HTC One M9 review

Software updates breathe new life into HTC's 2015 smartphone

IT Pro Verdict

The HTC One M9 looks and feels great, but issues with battery life and the sheer strength of competitors means it's only fair value


  • +

    Classy-looking and robust casing; Good sounding speakers


  • -

    Inconsistent camera; Disappointing battery life

HTC doesn't have the same enormous marketing budgets as Apple or Samsung to help propel its phones into the public consciousness. Despite this, it has still managed to sell plenty of HTC One and HTC One M8 phones thanks to their flat-out quality.

The HTC One M9, as its name suggests, is a relatively sober refresh of the One M8 which was itself an update of the original One. This conservative approach stands in stark contrast to the Samsung Galaxy S6 range which is a comprehensive retooling of the market leader.

HTC One M9: casing

What's immediately obvious from the HTC One M9 is that it's no cheap imitation of a rival Samsung or Apple device. The M9 feels incredibly well built and features the same brushed aluminium of the One M8, giving it that same classy look you expect from higher end smartphones.

With a thickness of 9.6mm, it may appear somewhat chunky compared to slender 6.8mm body of the Galaxy S6, however the One M9's back plate curves away from the centre to a thinner edge, so it doesn't feel as obese at it first appears. Fans of HTC's previous devices will be pleased to know that the power button has been moved from the top edge to side, meaning you can now use your thumb to unlock the phone.

Another small change is the addition of a ridge that runs the edge of the screen and provides some extra grip for your fingers, but given the phone's large stature, it is still somewhat unwieldy when used with one hand.

The One M9 also features a new range of colours - our review model arrived with a two tone copper-inflected gold for the sides and silver on the front and rear panels, although there's also a model that opts for a dark metallic grey. Although the One M9 looks disappointingly similar to the previous One M8, the new colours and finish make this one striking device.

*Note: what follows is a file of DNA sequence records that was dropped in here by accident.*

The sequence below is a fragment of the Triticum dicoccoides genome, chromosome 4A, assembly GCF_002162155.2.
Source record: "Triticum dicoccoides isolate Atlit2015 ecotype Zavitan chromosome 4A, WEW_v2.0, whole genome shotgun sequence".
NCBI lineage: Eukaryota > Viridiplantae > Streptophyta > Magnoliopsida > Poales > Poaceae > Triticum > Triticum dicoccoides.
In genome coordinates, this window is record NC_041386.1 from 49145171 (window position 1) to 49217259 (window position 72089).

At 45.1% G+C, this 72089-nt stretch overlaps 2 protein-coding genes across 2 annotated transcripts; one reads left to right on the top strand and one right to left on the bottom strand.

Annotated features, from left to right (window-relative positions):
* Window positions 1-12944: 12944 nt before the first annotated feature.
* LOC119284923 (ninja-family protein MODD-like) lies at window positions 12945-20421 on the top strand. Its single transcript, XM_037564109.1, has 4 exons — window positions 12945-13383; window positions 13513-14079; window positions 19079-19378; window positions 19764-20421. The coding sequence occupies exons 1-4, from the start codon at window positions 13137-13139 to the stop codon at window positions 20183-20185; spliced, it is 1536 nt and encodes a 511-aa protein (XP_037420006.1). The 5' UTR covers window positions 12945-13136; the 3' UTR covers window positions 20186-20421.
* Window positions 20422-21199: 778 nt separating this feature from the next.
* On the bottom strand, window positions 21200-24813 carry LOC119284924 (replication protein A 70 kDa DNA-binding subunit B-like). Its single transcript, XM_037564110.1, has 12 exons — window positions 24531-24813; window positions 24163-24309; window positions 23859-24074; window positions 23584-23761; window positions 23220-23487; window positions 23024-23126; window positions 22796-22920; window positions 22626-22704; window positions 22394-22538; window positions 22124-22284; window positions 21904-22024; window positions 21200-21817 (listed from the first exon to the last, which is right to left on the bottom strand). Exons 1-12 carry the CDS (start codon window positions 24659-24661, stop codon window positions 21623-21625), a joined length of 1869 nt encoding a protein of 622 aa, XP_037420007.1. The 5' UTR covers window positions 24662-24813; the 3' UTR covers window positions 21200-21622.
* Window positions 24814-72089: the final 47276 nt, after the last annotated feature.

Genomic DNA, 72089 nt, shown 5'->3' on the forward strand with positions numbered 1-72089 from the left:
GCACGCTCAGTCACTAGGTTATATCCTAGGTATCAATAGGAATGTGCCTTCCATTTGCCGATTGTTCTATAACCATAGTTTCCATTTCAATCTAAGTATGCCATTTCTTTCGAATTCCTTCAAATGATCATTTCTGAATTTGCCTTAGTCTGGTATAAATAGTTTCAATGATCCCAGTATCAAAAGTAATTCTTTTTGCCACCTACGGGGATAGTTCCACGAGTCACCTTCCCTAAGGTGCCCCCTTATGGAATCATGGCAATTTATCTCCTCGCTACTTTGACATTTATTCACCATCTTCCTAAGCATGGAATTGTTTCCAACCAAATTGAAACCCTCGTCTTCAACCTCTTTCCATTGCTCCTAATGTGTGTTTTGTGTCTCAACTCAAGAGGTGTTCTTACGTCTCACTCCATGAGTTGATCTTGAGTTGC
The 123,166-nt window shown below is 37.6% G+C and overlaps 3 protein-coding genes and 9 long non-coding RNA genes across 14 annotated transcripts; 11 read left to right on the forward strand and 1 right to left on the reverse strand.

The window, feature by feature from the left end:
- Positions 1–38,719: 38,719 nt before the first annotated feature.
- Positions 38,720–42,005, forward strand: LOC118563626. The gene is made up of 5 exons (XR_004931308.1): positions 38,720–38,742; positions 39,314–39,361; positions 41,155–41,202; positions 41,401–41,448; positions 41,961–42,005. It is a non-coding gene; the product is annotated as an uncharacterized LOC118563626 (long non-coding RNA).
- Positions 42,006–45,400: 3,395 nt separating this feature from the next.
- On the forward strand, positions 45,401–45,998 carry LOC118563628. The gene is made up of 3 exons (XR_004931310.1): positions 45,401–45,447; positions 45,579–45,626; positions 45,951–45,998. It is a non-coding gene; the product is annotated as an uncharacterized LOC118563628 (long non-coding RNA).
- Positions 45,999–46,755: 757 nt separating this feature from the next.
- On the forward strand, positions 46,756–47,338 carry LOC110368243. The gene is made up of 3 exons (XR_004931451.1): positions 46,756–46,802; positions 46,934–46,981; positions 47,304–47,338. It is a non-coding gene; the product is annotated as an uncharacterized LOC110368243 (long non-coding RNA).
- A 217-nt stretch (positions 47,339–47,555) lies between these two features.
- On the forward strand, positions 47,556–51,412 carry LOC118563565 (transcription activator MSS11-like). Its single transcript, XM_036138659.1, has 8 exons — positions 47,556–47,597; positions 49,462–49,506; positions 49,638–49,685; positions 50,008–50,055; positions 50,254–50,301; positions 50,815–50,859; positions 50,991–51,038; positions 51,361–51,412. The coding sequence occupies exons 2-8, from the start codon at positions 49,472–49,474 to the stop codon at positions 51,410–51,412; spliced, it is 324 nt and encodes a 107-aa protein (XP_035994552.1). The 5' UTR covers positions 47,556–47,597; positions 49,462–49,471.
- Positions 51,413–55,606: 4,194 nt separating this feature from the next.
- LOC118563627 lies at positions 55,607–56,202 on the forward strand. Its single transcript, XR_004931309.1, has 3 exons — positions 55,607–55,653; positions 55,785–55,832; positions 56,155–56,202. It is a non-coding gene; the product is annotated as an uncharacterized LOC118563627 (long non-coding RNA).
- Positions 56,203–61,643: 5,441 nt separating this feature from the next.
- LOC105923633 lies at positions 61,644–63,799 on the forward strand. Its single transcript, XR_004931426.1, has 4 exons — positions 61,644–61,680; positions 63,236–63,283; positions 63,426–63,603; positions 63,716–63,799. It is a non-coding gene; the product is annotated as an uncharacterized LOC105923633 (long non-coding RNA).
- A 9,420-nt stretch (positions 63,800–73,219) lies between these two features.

HTC One M9: Connectivity and Screen

Not every conservative move is bad, though. Where Samsung has removed microSD slots from the Galaxy S6 and S6 Edge, the HTC One M9 still has its storage card slot. Being a unibody phone, the microSD and nano SIM cards get their own trays, on either side of the device.

A design decision likely to attract a lot of superficial criticism is that the HTC One M9 has a 1080p screen, where most of its high-end Android rivals have higher-resolution 2560x1440 resolution displays. The HTC One M9's resolution is more than good enough though in a 5in screen, you'd be very hard pressed to tell the difference between the two resolutions. Pedantry is needed to make a big issue out of the resolution difference. Resolution alone is not a good enough reason to pick a Galaxy S6 or LG G4 over the HTC One M9.

Actual image quality is very good, only limited by the characteristics of the LCD-based panel. Black level on an LCD is always going to be slightly limited. However, it's only obvious in dimly-lit rooms.

Backlight brightness was good enough for outdoors visibility, although the Galaxy S6's Super AMOLED display is better at coping with very strong sunlight.

HTC One M9: Software

The HTC One M9 runs Android 5.0 and has a fast, tasteful custom interface called Sense 7.0. It's similar to the version used in previous HTC phones, but has introduces a few new features. First, it embraces the Android 5.0 Lollipop-style look as well notifications and animations so Sense doesn't feel out of place.

It also embraces themes. These are often used to ruin a phone's look and usability with gaudy, overblown visuals, but HTC has packed some fairly tasteful ones into the One M9.

The Smart Home widget appears designed for people who want to use their phone as a dual-purpose work and personal phone. This changes which apps appear on the lead home screen depending on your location home', work' and out'.

However, this only really works well if you only ever use certain apps at work and never use them anywhere else. Most people's habits are likely to be more nuanced than this especially if you sometimes work from home or check your personal social media at lunch. As a result, we found that the Smart Home widget never got it quite right and we ended up disabling it.

BlinkFeed makes a return too. This is a long-standing full home screen app that offers an update stream featuring content from your social networks, calendar and news feeds. While designed more for idle browsing, if you're already a dedicated news follower or a serious social media user then this lightweight Flipboard clone is unlikely to replace the apps you already use.

Like the One M8, there's a Kid Mode app designed to give little ones a restricted space where they can only access apps and content that you choose thereby protecting your own valuable data.

HTC One M9: Performance

The HTC One M9 uses the current Qualcomm flagship processor, the Snapdragon 810. This is an octo-core CPU clocked at 2GHz, with four top-performance Cortex-A57 cores and four slower but more power efficient 1.5GHz Cortex-A53 cores.